Not giving up on gnucash

Derrick Ashby daeroncs at
Sun Apr 24 22:35:36 EDT 2005

It was useful to see a comprehensive list of Rod's problems with gnucash
(his email of 24th April to Neil).  Of his 5 key issues, most are to do
with peripheral features of gnucash that I personally don't use.   I
have never tried to download data from a bank, the tax report is of no
interest to me, since I'm Australian not American  (It would be nice if
someone submitted some localising code for this, but I'm not holdng my
breath), and I've never tried to use the loan druid. That said, they are
obviously important to him.

My plea would be to not provide a facility to alter the display of the
credit/debit columns Rod's 2nd issue).  Comments I have read in the list
suggest that there is no defined standards with regard to financial
institution statements.  Having just checked statements I receive from 4
banks, I can report that credit card statements usually have a single
column, but that the bank account statements all have withdrawals on the
left and deposits on the right.  Rod is entirely correct in saying that
this is the opposite to the way that gnucash operates.  However, I am
not alone in holding the view that this is because the bank issues a
statement from its point of view, and gnucash operates from the user's
point of view.  Both views are in accordance with the correct accounting
standard, which is that Debit transactions are in the left column, and
Credit ones in the right - it's just that the bank views deposits by the
customer as credit transactions (they are a liability to the bank,
because they are money the bank owes you), wheras the customer should
view them as a debit, because they are an asset - money that the bank
owes them.  This is a struggle that a lot of people have with double
entry bookkeeping (including me), but gnucash helps by allowing you to
change the labels on the columns.  After a while it just stops being an
issue.  At the most I would say that it might be useful if gnucash
provided a single column "statement" view choice in the View->Style
submenu that operated on a single account window.  Going to a single
column style of data entry would be very confusing when it came to
entering splits. (And given the reality of GST, most of my transactions
turn into splits!)

When it comes to personal finance v. business finance, I was very
pleased to discover in gnucash a product that I could use for both.  If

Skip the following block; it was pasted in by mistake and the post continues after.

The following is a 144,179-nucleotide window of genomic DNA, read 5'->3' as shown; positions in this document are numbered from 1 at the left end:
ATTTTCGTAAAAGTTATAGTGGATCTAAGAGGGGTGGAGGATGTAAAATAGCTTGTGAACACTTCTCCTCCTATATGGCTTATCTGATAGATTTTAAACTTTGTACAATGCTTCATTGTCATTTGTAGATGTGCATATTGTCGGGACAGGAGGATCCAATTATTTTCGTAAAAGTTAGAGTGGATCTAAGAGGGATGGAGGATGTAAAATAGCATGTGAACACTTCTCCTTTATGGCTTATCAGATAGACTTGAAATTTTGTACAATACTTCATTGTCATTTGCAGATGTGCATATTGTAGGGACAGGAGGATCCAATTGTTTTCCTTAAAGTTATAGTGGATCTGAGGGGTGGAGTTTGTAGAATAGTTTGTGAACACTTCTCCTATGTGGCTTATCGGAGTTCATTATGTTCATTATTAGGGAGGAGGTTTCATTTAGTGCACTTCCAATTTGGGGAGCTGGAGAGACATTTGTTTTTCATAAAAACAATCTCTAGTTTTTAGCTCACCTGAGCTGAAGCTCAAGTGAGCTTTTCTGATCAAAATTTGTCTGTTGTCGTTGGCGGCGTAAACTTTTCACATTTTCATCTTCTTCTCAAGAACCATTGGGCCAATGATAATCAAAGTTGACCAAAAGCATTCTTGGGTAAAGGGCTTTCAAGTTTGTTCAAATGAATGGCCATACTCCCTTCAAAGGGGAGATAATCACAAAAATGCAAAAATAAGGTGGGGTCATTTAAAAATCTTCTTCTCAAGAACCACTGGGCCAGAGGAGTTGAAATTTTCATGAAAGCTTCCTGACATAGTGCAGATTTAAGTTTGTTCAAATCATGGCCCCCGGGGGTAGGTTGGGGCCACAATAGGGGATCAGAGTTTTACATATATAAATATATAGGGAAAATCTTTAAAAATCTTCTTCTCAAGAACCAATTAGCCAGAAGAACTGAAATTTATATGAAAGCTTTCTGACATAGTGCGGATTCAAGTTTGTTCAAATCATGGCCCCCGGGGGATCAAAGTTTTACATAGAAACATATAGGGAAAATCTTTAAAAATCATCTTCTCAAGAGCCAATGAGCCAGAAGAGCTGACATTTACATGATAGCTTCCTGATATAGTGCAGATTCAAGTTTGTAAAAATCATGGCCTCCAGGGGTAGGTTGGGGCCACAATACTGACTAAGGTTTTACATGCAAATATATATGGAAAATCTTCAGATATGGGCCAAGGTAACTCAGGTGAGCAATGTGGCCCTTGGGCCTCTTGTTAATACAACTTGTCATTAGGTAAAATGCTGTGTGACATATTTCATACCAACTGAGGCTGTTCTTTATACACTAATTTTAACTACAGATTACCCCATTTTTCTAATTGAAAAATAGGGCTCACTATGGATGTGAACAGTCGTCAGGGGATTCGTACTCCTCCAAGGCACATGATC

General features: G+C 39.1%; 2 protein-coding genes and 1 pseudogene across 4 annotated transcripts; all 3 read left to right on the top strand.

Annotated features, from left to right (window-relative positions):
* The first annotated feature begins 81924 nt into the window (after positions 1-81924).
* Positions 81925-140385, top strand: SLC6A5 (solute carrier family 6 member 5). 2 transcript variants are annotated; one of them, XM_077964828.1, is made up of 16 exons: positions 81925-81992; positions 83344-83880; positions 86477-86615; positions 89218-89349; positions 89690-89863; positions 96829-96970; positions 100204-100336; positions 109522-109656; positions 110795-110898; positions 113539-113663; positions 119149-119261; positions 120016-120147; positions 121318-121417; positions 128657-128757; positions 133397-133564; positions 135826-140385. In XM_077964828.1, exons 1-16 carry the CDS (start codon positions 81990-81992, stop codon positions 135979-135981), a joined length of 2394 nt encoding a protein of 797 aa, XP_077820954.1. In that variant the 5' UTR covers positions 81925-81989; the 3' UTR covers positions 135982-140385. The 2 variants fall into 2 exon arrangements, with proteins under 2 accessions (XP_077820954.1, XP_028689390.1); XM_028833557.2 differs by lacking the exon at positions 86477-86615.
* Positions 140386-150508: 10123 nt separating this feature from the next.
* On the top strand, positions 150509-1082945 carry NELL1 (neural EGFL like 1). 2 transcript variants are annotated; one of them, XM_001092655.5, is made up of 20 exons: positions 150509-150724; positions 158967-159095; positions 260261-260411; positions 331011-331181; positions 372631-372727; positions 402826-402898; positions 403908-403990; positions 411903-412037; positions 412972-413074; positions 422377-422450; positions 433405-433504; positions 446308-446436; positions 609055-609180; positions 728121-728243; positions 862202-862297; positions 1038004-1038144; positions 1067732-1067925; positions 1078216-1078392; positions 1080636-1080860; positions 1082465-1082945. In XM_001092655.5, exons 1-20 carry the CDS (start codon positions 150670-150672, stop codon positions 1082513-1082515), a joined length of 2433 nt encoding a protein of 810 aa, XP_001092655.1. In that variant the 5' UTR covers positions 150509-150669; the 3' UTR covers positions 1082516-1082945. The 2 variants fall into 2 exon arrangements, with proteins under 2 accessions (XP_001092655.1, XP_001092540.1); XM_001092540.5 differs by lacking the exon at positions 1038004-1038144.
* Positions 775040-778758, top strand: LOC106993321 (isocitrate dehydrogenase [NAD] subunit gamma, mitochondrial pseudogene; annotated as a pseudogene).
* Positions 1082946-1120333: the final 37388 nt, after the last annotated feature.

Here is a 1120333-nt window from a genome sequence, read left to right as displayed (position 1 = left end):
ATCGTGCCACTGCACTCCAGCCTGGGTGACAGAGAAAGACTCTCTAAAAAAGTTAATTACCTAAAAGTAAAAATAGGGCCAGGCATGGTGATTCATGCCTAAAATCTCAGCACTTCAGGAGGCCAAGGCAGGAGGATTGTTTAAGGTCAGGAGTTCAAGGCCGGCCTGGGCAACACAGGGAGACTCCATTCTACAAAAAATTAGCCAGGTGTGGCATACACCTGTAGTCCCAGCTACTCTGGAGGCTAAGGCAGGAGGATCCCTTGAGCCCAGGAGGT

you have no use for the "business" features, it isn't hard to not use
them.  I suppose providing a preference to hide the business menu would
not be hard, but why bother?  Mind you, I do use Accounts Payable in my
personal finances, because I use online banking to schedule payments of
bills for when they are due, and don't particularly like the option of
entering future dates in transactions in gnucash.

Gnucash isn't a perfect program: nobody would say that it is, but there
are no perfect programs.  It would be well to remember that Excel, for
example,  first appeared in 1985, and has since gone through numerous
major version upgrades, and has had countless man-years of programming
effort spent on it.  It's a pretty good program, and a much better
spreadsheet than the one provided by Open Office, which is still in
version 1.  If gnucash had received the resources provided for either
Excel or Open Office it would doubtless be a better program.  The effort
required to port gnucash to Gnome 2 is clearly extremely large, and
obviously reduces the amount of time that can be spent fixing bugs in
the existing code base, and there isn't much point in whinging about
minor problems that you might have with the existing version. 

With any piece of software there will be features you are unhappy with,
or things that don't appear to work.  If you decide that these make the
program unusable for you, then don't use the program. Don't assume,
though, that your issues are necessarily going to be earth-shattering
for anyone else.  If a program feature doesn't work as you expect it's
often useful to try and work out how the programmer intended you to use
it - what's obvious to him isn't always going to be obvious to the
user.  (It works the other way, though - programmers don't always do a
good job of looking at a problem from the user's point of view...)

No, I'm not giving up on gnucash.  Neither should you.


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